Justice Department seeks injunction to end Texas abortion law – NBC Chicago

The Justice Department has asked a Texas federal court to stop enforcement of a new state law that bans most abortions in the state while it adjudicates the case.

Texas law, known as SB8, prohibits abortions once healthcare professionals can detect heart activity – typically around six weeks, before some women know they are pregnant. Courts have prevented other states from imposing similar restrictions, but Texas law differs significantly as it leaves enforcement to private citizens through civil suits instead of criminal prosecutors.

The law came into effect earlier this month after the Supreme Court dismissed an emergency appeal from abortion providers asking that the law be suspended.

In Tuesday night’s emergency motion in United States District Court for the Western District of Texas, Austin Division, the Department of Justice said “a court may issue a temporary restraining order. or a preliminary injunction as a means of preventing prejudice to the claimant before the court can fully rule on the disputed claims.

The case was turned over to US District Judge Robert Pitman.

Last week, the Justice Department filed a lawsuit in Texas asking a federal judge to declare the law invalid because it unlawfully infringes on women’s constitutional rights and violates the Constitution’s supremacy clause, which says the law is invalid. Federal law prevails over state law.

The ministry made a similar argument by seeking the restraining order or temporary injunction and said its challenge would likely be successful.

“Where other states have enacted laws restricting reproductive rights to the extent that SB 8 does, courts have directed the laws to be enforced before they can come into force. In an effort to avoid this outcome, Texas has devised an unprecedented program that seeks to deny women and claimants the opportunity to challenge SB 8 in federal court. This attempt to protect a clearly unconstitutional law from revision cannot stand. “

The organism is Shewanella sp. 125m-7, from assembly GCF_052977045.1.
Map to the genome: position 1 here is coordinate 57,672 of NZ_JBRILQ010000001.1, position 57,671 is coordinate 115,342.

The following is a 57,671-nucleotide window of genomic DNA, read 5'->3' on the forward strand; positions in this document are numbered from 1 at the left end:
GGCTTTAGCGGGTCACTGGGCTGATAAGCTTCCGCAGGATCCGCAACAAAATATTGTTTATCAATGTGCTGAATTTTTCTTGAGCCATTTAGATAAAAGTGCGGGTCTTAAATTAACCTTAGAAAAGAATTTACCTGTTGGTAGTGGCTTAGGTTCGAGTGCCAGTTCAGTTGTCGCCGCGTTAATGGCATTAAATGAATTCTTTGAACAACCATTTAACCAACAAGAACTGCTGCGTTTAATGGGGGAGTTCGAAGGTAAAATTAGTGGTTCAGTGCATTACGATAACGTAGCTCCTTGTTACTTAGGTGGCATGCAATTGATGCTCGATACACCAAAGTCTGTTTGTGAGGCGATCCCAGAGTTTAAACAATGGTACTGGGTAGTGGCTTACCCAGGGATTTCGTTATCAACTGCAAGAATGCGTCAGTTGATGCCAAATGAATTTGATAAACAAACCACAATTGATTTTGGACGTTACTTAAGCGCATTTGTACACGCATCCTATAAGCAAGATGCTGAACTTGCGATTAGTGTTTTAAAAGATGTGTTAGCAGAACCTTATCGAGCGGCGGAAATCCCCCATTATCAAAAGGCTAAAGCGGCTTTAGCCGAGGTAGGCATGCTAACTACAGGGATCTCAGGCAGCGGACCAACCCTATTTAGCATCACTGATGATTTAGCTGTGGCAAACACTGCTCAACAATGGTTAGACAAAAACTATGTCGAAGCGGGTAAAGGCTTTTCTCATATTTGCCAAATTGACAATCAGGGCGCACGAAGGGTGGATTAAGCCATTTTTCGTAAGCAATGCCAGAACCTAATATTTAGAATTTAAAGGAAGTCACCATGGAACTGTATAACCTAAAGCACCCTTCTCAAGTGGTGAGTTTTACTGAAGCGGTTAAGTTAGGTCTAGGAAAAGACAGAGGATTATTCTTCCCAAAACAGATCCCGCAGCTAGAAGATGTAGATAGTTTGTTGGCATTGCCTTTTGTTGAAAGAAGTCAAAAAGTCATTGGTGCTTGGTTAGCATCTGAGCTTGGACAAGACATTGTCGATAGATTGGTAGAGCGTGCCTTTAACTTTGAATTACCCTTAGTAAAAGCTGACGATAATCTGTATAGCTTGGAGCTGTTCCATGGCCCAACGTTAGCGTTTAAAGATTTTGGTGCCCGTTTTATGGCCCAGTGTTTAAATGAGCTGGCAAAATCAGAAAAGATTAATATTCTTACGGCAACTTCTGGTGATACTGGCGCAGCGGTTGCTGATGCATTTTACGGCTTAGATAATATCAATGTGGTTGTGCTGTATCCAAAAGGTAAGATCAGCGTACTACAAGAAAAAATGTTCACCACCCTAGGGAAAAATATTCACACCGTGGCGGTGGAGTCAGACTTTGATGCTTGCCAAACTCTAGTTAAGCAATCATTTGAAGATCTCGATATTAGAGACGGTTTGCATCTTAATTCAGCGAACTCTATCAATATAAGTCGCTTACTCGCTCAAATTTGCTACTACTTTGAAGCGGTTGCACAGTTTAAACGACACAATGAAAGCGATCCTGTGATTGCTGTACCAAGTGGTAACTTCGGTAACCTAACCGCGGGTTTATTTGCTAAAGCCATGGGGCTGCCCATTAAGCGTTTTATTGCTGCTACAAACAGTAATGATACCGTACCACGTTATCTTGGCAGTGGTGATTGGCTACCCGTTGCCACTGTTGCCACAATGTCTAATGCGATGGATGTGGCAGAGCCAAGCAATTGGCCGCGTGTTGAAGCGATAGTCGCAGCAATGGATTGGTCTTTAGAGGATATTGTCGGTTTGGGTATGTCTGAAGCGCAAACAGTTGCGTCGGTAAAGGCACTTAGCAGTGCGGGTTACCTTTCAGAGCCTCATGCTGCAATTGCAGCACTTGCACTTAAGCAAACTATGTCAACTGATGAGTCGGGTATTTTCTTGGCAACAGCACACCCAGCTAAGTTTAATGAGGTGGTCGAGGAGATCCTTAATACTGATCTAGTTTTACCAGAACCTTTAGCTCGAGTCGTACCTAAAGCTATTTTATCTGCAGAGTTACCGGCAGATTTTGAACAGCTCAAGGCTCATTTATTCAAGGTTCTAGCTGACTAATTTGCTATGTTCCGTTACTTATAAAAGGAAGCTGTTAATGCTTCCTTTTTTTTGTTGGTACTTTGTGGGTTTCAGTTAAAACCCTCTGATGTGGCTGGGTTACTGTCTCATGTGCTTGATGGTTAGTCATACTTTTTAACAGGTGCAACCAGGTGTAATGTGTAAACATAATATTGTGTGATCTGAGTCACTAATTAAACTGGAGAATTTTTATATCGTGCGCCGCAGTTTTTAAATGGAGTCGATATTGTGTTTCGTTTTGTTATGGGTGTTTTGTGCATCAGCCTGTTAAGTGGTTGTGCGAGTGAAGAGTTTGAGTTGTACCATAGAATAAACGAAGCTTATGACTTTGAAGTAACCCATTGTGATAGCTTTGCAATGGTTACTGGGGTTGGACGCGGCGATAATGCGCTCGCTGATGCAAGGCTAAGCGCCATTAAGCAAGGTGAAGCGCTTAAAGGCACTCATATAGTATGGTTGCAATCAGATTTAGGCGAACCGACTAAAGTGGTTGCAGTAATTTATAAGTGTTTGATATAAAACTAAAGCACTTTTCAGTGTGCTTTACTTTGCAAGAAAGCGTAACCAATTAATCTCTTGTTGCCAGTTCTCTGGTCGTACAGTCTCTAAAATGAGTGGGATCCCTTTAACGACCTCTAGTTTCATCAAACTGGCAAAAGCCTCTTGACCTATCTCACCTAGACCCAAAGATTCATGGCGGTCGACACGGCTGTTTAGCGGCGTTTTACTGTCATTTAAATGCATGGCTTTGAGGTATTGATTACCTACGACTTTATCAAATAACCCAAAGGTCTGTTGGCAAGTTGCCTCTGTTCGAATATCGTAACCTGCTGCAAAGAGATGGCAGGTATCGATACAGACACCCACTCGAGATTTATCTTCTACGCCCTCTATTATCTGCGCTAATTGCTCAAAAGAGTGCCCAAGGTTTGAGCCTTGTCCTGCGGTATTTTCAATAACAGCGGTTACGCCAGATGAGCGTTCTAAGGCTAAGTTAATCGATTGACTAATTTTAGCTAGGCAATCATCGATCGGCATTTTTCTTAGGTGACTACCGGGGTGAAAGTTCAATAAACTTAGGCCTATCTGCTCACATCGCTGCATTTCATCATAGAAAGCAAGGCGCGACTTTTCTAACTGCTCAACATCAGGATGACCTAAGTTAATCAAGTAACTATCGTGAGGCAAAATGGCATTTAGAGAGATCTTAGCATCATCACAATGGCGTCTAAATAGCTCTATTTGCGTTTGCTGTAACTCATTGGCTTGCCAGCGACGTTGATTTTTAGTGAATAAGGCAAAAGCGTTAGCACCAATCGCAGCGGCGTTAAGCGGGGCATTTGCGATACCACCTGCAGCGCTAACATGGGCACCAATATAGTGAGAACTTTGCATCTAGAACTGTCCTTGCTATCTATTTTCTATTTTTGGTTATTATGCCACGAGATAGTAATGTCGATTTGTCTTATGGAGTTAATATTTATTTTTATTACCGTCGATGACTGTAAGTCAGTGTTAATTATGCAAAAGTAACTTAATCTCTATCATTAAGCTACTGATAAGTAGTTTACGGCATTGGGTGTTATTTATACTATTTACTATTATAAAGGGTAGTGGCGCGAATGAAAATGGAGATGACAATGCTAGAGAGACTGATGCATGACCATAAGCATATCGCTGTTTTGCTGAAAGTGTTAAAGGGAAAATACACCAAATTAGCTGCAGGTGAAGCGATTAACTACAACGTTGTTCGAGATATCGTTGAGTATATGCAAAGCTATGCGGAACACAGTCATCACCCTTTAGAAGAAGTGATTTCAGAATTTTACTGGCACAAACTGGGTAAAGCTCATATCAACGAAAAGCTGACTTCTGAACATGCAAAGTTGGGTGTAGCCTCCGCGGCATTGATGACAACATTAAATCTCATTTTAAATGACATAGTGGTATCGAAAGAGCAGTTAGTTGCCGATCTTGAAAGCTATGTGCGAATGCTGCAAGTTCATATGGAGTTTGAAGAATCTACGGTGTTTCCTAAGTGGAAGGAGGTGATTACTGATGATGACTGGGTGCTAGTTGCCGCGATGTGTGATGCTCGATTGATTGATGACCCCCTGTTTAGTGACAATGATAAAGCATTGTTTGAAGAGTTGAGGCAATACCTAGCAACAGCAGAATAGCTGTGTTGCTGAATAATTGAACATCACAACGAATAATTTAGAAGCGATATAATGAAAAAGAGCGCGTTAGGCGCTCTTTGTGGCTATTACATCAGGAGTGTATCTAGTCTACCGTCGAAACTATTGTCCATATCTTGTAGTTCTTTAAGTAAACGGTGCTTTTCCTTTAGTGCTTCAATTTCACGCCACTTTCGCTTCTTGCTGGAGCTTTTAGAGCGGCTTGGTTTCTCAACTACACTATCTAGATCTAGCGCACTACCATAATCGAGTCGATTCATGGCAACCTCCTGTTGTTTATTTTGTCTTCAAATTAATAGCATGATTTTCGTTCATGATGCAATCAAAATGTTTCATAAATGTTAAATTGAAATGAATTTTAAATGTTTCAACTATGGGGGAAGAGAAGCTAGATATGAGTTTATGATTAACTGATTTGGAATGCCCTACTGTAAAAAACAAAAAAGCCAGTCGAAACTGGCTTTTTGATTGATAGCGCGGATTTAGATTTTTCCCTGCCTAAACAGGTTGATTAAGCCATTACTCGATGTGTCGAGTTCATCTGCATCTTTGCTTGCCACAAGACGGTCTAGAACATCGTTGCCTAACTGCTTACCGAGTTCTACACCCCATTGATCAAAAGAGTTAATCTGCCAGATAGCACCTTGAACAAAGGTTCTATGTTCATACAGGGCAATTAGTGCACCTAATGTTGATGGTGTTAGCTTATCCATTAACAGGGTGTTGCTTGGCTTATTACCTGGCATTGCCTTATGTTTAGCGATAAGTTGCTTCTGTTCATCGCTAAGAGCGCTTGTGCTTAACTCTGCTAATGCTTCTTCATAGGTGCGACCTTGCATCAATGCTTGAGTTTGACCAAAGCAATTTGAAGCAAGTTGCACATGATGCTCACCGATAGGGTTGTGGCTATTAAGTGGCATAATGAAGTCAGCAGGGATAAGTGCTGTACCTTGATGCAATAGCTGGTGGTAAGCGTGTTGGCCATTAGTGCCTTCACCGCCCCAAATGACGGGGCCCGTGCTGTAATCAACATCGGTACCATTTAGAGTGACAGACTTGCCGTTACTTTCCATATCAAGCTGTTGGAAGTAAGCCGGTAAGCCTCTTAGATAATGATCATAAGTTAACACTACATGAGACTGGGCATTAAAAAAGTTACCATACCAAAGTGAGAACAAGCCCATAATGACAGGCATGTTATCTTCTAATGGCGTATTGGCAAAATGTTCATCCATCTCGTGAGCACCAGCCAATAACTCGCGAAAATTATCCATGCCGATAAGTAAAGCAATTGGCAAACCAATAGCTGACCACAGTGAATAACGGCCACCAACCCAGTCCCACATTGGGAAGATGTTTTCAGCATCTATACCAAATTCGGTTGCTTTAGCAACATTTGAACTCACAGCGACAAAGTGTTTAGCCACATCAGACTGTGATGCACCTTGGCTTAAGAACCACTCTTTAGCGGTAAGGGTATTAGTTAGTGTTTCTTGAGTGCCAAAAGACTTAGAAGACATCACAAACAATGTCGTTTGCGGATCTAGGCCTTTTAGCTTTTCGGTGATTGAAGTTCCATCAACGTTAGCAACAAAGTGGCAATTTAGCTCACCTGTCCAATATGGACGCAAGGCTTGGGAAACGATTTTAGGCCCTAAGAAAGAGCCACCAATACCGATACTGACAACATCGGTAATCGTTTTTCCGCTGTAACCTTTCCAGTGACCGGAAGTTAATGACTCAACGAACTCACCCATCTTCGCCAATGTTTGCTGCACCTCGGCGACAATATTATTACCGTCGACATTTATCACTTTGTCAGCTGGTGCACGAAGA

Under Texas law, someone could take legal action – even if they have no connection to the woman having the abortion – and could be entitled to at least $ 10,000 in damages. ‘he wins in court.

Texas law is the nation’s biggest curb on abortion since the Supreme Court ruled in the landmark Roe v. Wade of 1973 that women have a constitutional right to abortion.

Abortion providers have said they will comply, but already some of Texas’ roughly two dozen abortion clinics have temporarily stopped offering abortion services. Clinics in neighboring states, meanwhile, have seen an increase in the number of patients from Texas.

In a medical abortion, a pregnant person can terminate their pregnancy by taking mifepristone and misoprostol pills after medical consultation. Danielle Campoamor explains how the drugs work and how to check if they are legal in your state.


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